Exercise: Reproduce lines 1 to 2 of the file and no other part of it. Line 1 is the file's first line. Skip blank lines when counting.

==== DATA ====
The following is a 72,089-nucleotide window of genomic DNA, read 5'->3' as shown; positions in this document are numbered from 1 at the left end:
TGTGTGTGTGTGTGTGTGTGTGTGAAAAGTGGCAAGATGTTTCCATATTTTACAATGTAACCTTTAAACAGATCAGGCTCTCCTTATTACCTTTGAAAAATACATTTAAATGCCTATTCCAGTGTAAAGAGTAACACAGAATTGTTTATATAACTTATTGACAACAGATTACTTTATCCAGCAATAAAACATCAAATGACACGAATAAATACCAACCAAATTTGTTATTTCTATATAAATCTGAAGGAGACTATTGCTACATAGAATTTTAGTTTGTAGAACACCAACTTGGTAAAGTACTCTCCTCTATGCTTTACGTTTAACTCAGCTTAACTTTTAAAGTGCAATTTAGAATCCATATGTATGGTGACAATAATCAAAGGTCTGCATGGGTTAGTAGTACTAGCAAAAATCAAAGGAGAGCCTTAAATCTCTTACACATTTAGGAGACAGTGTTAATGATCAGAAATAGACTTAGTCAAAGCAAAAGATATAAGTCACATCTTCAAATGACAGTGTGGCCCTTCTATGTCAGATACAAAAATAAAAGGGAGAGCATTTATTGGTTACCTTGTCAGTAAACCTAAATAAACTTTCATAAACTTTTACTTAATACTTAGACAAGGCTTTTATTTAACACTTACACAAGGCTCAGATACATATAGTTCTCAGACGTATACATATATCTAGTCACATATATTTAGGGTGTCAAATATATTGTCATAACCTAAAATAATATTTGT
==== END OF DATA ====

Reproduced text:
The following is a 72,089-nucleotide window of genomic DNA, read 5'->3' as shown; positions in this document are numbered from 1 at the left end:
TGTGTGTGTGTGTGTGTGTGTGTGAAAAGTGGCAAGATGTTTCCATATTTTACAATGTAACCTTTAAACAGATCAGGCTCTCCTTATTACCTTTGAAAAATACATTTAAATGCCTATTCCAGTGTAAAGAGTAACACAGAATTGTTTATATAACTTATTGACAACAGATTACTTTATCCAGCAATAAAACATCAAATGACACGAATAAATACCAACCAAATTTGTTATTTCTATATAAATCTGAAGGAGACTATTGCTACATAGAATTTTAGTTTGTAGAACACCAACTTGGTAAAGTACTCTCCTCTATGCTTTACGTTTAACTCAGCTTAACTTTTAAAGTGCAATTTAGAATCCATATGTATGGTGACAATAATCAAAGGTCTGCATGGGTTAGTAGTACTAGCAAAAATCAAAGGAGAGCCTTAAATCTCTTACACATTTAGGAGACAGTGTTAATGATCAGAAATAGACTTAGTCAAAGCAAAAGATATAAGTCACATCTTCAAATGACAGTGTGGCCCTTCTATGTCAGATACAAAAATAAAAGGGAGAGCATTTATTGGTTACCTTGTCAGTAAACCTAAATAAACTTTCATAAACTTTTACTTAATACTTAGACAAGGCTTTTATTTAACACTTACACAAGGCTCAGATACATATAGTTCTCAGACGTATACATATATCTAGTCACATATATTTAGGGTGTCAAATATATTGTCATAACCTAAAATAATATTTGT